In a few days time I’m flying out to South Africa. Just a short break, but of course, I’m always working so I’ll be on the lookout for new and interesting design. It’s been so interesting to watch how South African design has evolved in the last few years, they are ditching the ‘African’ chintzy curio look and developing a style of their own. Sophisticated, elegant, comfortable and inspired by the most incredible landscapes. This new ‘African’ look is certainly something to be celebrated. Nobody else can combine textures and material quite like how they do it in South Africa.
There are only 2 interior design shops that I have found on my travels so far, that I’m happy to say are the best out there, one is Flair, based in Florence and the other is Cecile & Boyd, based in Durban and Cape Town. Cecile & Boyd are trendsetters in their own right and have been designing grand South African homes and Safari lodges for a very long time. I think it’s safe to say that Boyd Ferguson (Creative Director of Cecile & Boyd) has been instrumental in forming and shaping new design trends in South Africa for well over a decade.
Take for example the Singita Lebombo lodge, built in 2001, but recently revamped in July 2016. It takes it’s inspiration from the dramatic landscape that surrounds the lodge. The ethos in this project is all about ‘touching the earth lightly’. A beautiful brief and one has been executed so finely, that the earth and lodge seem to melt into one existence.
Singita Lebombo Lodge is a celebration of cutting-edge design in an African context where everything defers to nature.
As I mentioned earlier about the gorgeous South African design ethos of mixing materials. You can clearly see how Cecile & Boyd has mixed raw natural materials with man made industrial materials in such a chic way at the Singita Lebombo Lodge. Wood, stone, concrete, glass, metal, rattan and canvas have all been used beautifully to create a story that instantly tells you that you’re in Africa, and the best thing to do here is to appreciate it’s magnificent beauty.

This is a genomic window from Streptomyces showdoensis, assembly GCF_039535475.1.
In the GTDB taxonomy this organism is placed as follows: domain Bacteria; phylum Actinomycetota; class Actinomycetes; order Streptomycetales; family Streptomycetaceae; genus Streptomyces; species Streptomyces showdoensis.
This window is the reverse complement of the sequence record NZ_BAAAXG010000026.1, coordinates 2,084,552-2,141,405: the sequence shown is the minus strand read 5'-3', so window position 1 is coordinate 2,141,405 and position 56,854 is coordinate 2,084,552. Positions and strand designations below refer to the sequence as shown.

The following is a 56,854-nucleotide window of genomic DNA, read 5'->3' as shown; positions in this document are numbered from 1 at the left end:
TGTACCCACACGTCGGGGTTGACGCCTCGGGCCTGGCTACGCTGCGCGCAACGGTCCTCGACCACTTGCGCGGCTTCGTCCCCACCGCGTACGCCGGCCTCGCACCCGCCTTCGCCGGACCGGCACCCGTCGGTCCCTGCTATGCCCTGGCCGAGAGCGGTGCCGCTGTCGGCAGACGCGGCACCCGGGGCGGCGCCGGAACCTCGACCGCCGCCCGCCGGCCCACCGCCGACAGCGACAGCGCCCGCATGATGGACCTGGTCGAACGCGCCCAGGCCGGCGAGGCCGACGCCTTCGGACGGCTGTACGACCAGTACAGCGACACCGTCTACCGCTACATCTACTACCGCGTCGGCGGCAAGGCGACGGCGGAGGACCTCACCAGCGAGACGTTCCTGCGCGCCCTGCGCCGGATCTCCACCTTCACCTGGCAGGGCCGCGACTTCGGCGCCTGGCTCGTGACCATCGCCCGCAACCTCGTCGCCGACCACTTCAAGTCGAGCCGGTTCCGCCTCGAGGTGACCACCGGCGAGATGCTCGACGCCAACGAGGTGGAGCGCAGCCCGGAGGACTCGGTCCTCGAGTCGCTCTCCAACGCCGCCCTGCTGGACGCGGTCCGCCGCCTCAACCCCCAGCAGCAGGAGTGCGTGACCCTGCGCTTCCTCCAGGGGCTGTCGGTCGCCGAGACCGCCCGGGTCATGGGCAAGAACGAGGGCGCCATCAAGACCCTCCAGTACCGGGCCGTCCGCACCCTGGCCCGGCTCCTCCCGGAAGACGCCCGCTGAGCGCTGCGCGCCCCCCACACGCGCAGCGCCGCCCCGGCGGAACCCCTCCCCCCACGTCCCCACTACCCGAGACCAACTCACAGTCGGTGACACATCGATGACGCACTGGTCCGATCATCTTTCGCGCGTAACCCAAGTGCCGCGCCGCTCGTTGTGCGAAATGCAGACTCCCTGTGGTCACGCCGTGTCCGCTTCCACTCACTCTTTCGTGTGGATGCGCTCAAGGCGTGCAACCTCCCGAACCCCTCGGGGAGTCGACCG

The guest suites all with beautiful views have a grey, platinum and nickel palette with different tones of wood being used to warm up the dark tones. This reflects the darkly coloured boulders that surround the lodge, connecting it beautifully to the outside.
Nature-inspired sculptural shapes and patterns in an unfussy palette of calming greys, blondes, and charcoal browns characterise the minimalist interiors. Texture is used throughout the lodge to great effect, including watercolour and smudged inky toned artworks, glazed earthenware, stone-washed linens, and soft, gauzy drapes. Even the wood has been textured, before being bleached blonde or ebonised to a bitter chocolate hue.
Going back to the point I raised in my opening paragraph, South African interior design has come on leaps and bounds and is currently producing design at a really high quality. It just proves that by embracing your own soul, personality and by being inspired by your own land and culture means that you will produce exceptional design. I just wish more designers did that.
I’m looking forward to what I’m going to find in South Africa next week.